Seer Systems is recognized as the creator of the first professional software synthesizer, Reality. In fact, Reality was not the first software synthesizer that Seer produced. By 1995, Seer had already produced software synthesizers for Intel and Creative Labs, though these programs were not the full-featured synthesizers that today’s electronic musicians take for granted. Stanley Jungleib established Seer Systems to develop the first software synthesizer for Intel, and his experience in leading their development helped move Seer Systems towards designing Reality and the SeerMusic system.
So what motivated Jungleib to take the leap from the world of hardware synthesizers and MIDI into the world of software synthesizers? According to Jungleib, two people played pivotal roles in that leap: Glenn Spencer and Avram Miller.
Glenn Spencer was a scientist, who in the late 60’s abandoned his career to become a piano teacher in Stanford, CA. Over the years he became a center of the mid-peninsula music community, organizing concerts and establishing the Music Special Interest Group (MuSIG), and the Stanford MIDI Users Group.
Through the MIDI User’s Group, Spencer met Stanley Jungleib, who was teaching MIDI and electronic music at Cogswell College. The two became friends and remained in contact until Spencer’s passing in 1998. Jungleib recalls, “Particularly at Glenn’s service where many spoke, I learned how enthusiastic a believer he was in every one of his students and friends.“
“Aware of his work leading the Stanford spinoff Music Special Interest Group (MUSIG), I looked up Glenn when moving from Los Altos to Palo Alto. MIDI and the new multimedia explorations I was reporting interested him so much Glenn quickly became the charter President of the local Stanley Jungleib Fan Club. He volunteered to become my secretary — which I could not accept.”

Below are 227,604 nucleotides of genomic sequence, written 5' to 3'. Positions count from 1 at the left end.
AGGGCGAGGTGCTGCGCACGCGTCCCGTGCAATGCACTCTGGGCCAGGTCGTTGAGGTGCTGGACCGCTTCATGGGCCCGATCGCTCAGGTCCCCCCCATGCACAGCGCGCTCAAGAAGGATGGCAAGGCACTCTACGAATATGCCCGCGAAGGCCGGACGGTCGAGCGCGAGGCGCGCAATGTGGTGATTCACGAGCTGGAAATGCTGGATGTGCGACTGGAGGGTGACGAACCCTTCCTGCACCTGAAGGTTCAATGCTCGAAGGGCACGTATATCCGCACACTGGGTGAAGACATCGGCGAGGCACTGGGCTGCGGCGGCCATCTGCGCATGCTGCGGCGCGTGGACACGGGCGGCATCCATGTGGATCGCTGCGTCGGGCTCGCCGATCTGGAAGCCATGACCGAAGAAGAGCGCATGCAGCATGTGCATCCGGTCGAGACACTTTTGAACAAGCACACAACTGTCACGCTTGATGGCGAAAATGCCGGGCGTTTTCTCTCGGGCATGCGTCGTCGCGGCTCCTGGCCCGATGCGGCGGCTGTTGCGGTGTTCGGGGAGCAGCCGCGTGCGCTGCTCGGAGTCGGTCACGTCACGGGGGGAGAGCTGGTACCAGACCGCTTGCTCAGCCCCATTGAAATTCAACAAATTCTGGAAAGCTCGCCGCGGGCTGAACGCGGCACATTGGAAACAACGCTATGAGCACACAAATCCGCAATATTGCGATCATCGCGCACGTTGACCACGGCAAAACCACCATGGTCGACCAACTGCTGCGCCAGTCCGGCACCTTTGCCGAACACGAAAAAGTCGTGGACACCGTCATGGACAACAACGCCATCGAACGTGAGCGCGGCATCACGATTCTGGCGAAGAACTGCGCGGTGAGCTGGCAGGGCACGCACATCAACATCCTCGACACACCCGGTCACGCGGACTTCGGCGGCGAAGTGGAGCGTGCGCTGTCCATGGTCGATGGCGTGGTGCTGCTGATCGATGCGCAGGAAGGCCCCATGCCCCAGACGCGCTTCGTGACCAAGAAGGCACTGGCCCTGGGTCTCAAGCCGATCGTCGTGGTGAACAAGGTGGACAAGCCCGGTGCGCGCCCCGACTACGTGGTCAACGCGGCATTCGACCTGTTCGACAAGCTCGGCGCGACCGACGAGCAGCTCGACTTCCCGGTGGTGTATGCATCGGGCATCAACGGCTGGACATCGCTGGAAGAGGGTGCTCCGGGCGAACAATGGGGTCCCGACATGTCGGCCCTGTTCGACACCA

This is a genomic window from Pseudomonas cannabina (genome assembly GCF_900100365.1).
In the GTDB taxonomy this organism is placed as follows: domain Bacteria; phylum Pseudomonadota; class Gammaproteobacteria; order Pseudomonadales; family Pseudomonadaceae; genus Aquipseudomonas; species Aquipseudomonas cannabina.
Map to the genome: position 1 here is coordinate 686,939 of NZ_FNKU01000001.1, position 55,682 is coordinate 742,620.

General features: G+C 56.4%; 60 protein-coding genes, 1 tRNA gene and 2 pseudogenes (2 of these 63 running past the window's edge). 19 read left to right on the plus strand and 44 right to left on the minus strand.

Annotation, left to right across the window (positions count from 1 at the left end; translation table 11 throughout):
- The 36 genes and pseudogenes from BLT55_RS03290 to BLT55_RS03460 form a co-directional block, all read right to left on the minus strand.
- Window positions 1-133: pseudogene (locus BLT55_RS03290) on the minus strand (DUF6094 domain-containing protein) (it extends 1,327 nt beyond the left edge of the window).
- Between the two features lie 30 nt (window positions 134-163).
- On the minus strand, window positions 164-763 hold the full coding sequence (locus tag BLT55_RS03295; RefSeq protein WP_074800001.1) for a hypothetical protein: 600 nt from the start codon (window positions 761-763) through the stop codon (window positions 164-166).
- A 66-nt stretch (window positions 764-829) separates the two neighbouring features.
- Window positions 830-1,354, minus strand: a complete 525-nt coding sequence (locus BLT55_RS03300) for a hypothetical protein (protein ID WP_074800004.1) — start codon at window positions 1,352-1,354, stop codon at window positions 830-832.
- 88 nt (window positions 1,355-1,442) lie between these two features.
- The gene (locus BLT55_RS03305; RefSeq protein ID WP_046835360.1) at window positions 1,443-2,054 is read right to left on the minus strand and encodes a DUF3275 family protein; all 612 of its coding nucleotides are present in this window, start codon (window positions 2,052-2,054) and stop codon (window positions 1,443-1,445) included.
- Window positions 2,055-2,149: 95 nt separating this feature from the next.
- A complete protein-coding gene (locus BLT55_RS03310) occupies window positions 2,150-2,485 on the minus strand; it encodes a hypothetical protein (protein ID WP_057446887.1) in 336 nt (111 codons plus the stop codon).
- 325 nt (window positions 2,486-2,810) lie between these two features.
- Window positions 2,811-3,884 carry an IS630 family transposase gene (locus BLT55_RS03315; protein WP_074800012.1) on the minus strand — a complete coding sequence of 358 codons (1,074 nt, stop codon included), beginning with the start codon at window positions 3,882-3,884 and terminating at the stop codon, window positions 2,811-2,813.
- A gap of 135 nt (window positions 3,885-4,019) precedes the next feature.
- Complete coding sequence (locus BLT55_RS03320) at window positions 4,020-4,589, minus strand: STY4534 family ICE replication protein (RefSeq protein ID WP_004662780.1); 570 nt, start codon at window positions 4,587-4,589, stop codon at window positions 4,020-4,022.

Jungleib was overwhelmed to be on the receiving end of Spencer’s support for musicians and composers. “Of Glenn’s many musical qualifications were that he spent years discussing music and aesthetics with Stanford roommate, twelve-tone composer Roger Sessions. So, when Glenn tells one that Earth Sighs is ‘the most beautiful piece he had ever heard’ and goes ‘way beyond Mahler’ it resonates nicely—and actually, they did say they found my CD in his player.”
Glenn Spencer and Stanley Jungleib at Seer Systems, 1997
Spencer’s support for Jungleib’s work in electronic music went even farther in 1991, however, when he suggested to one of his senior jazz piano students that he contact Jungleib for help with a project that had crossed his desk. The student’s name was Avram Miller. And he was vice-president of development at Intel.
Miller intended “To make the PC the music platform of the 90s.” Intel’s interest in sound and music emerged first by supplementing the 486 with a DSP board called the Mikado. The Mikado was intended to enable fully Multimedia PCs, which in 1991 corresponded to x386-based PCs with built-in audio features and FAX support.
The Mikado employed an industry-standard DSP chip, with its own OS that was completely foreign to the pro audio community. When Jungleib could not get other music software companies to bid on the project, he assembled his own group of developers and got to work. By mid 1992, however, it was determined that the Mikado board would not have sufficient horsepower to support faxing, to say nothing of the desired audio functions. Enter Ralph Smith.
Smith held Intel badge #14 and was Jungleib’s main engineering contact at Intel Architecture Development Labs in Oregon. When the Mikado’s shortcomings became evident, Smith asked if Jungleib could get the code to run on a host processor instead of the DSP board. What incorporated as Seer Systems in December of 1992 got to work, and in March, 1993, delivered Satie, the first x86 host-resident real-time software synthesizer.
Jungleib credits Glenn Spencer and Avram Miller for being the two people without whose efforts he would never have established Seer Systems. He maintains photos and press clippings in the Seer Systems archives to recognize their contributions to their friends and communities. “Our relationship with Intel was long and complex, but everyone I worked with there modeled the highest standards of professionalism. Their cultured demanded being open to reason,” he concludes.